White Flowering Dogwood Growth


Native to the eastern United States, dogwood is a flowering, deciduous tree that grows as tall as 15 to 40 feet.

The clean, white bracts of the dogwood set off the greenery and trunk. image by "Only rarely is the Jinxlet captured on film in mid-frolic" is Copyrighted by Flickr user: Brendan Adkins (Brendan Adkins) under the Creative Commons Attribution license.


The bark of mature dogwood trees is segmented into small blocks so that the texture of the tree trunk looks a bit like alligator skin.


The tree branches horizontally, creating a rounded crown atop the tree that is wider than the tree is tall.


In autumn, the foliage of the tree turns red or purple before dropping off. In spring, the tree flowers.


The white flowers of the dogwood are actually bracts, which are modified leaves. The true flowers are yellow and very small, surrounded by four bracts.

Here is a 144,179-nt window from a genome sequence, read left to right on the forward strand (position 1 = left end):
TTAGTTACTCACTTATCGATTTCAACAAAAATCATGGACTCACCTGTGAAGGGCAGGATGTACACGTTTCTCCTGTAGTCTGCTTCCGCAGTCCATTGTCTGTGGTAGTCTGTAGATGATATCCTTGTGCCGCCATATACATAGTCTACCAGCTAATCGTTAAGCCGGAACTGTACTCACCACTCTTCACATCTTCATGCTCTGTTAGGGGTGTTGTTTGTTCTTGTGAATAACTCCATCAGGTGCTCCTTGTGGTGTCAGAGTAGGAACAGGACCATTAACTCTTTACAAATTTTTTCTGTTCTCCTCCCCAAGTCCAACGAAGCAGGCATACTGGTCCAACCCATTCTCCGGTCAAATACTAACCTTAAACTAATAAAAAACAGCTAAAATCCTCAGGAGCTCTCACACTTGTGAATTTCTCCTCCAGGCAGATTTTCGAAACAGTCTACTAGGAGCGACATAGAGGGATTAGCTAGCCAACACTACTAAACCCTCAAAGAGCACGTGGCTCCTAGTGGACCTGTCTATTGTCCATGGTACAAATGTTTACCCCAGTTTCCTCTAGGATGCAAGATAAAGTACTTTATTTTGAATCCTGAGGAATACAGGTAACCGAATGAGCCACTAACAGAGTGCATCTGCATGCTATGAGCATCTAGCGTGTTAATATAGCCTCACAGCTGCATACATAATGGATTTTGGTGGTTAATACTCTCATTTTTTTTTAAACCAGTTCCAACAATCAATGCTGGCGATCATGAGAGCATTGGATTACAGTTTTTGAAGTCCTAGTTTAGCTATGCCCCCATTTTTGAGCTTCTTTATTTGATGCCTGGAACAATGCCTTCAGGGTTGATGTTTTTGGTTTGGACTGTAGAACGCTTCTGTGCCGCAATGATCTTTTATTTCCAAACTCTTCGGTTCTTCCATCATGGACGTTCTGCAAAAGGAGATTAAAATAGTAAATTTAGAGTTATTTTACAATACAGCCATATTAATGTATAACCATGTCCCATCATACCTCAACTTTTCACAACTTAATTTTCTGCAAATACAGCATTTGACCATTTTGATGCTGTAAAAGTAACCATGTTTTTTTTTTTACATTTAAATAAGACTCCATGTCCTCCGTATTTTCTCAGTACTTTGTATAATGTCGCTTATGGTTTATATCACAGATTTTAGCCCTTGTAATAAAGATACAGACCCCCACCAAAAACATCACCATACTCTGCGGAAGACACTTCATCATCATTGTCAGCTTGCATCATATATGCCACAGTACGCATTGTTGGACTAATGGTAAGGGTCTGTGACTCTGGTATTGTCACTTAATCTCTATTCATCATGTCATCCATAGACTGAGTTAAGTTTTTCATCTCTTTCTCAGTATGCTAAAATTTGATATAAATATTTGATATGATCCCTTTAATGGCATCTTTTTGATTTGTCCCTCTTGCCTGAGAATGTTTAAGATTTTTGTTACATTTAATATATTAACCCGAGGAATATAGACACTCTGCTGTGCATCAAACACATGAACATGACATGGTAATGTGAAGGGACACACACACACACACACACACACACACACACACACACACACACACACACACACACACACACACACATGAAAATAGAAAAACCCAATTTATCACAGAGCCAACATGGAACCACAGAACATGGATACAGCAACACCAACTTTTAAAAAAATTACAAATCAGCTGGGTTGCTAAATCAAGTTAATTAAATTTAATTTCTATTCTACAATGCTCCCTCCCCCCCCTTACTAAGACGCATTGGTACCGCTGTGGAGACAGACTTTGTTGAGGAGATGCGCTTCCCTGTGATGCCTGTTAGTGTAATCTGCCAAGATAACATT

The tree produces red or yellow berries that are poisonous. Within those are one or two seeds. Fruits ripen in the fall.


Dogwood doesn't like the stress of poor soil, heat and drought. If in full sun, the tree needs watering because the dogwood likes partial shade.


  • USDA Plant Guide; Flowering Dogwood; Sarah Wennerberg; May 2006
  • Flowering Dogwood; NC State University
Keywords: white dogwood, flowering dogwood, white flowering dogwood

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